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Journal of agricultural and food chemistry

Characterization of nicosulfuron availability in aged soils.


PMID 18570433

Abstract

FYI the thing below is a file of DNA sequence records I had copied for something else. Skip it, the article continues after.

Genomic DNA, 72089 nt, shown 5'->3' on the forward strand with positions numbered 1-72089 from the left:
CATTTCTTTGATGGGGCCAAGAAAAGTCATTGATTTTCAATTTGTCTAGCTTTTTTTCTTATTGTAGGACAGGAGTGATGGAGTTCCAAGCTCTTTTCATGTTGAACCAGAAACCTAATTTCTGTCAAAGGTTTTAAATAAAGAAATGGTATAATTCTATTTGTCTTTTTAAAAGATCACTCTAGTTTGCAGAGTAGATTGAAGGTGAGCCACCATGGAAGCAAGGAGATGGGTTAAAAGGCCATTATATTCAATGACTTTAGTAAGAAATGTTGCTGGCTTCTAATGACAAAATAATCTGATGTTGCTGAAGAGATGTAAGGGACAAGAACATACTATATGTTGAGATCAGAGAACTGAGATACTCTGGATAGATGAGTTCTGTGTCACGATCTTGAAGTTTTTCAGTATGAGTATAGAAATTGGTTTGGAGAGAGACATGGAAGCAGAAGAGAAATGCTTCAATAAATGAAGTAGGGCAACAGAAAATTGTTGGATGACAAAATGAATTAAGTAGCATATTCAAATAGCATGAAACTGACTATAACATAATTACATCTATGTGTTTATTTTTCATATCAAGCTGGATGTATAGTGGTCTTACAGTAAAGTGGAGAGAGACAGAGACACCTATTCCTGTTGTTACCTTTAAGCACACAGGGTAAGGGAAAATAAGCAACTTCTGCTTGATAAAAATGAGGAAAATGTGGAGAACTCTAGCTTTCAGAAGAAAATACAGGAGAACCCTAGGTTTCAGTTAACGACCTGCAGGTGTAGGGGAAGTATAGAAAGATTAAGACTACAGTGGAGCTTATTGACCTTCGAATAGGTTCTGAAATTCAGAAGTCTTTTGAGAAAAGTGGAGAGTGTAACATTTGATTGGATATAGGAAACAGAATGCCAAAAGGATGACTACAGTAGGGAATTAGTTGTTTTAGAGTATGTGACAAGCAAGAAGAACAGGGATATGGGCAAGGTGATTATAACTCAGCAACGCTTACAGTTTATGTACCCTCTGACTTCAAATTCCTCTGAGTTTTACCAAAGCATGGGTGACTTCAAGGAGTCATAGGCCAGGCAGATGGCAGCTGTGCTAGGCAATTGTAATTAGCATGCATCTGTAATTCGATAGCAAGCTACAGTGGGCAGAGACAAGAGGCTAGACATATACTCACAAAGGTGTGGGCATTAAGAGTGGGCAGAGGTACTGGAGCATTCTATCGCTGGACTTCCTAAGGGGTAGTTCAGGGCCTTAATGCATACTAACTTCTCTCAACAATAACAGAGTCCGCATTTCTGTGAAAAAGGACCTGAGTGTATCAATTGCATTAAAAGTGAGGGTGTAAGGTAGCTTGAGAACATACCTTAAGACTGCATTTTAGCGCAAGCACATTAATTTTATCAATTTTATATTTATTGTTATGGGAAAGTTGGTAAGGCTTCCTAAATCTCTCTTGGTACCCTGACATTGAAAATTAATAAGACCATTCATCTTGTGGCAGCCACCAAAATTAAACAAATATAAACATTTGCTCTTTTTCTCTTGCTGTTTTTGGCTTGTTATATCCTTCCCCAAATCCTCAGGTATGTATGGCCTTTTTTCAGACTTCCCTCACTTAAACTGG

Sorption-desorption interactions of pesticides with soil determine their availability for transport, plant uptake, and microbial degradation. These interactions are affected by the physical-chemical properties of the pesticide and soil, and for some pesticides, their residence time in the soil. This research evaluated changes in sorption/availability of nicosulfuron (2-[[[[(4,6-dimethoxy-2-pyrimidinyl]amino]carbonyl]amino]sulfonyl]-N,N-dimethyl-3-pyridinecarboxamide) herbicide with aging in different soils, using a radiolabeled ((14)C) tracer. Aging significantly increased sorption. For instance, after the 41-day incubation, calculated K d,app increased by a factor of 2 to 3 in Mollisols from the Midwestern United States and by a factor of 5 to 9 in Oxisols from Brazil and Hawaii, as compared to freshly treated soils. In view of this outcome, potential transport of nicosulfuron would be overpredicted if freshly treated soil K d values were used to predict transport. The fact that the nicosulfuron solution concentration decreased faster than the soil concentration with time suggested that the increase in sorption was because the rate of degradation in solution and on labile sites was faster than the rate of desorption of the neutral species from the soil particles. It may have also been due to nicosulfuron anion diffusion to less accessible sites with time, leaving the more strongly bound neutral molecules for the sorption characterization. Regardless of the mechanism, these results are further evidence that increases in sorption during pesticide aging should be taken into account during the characterization of the sorption process for mathematical models of pesticide degradation and transport.

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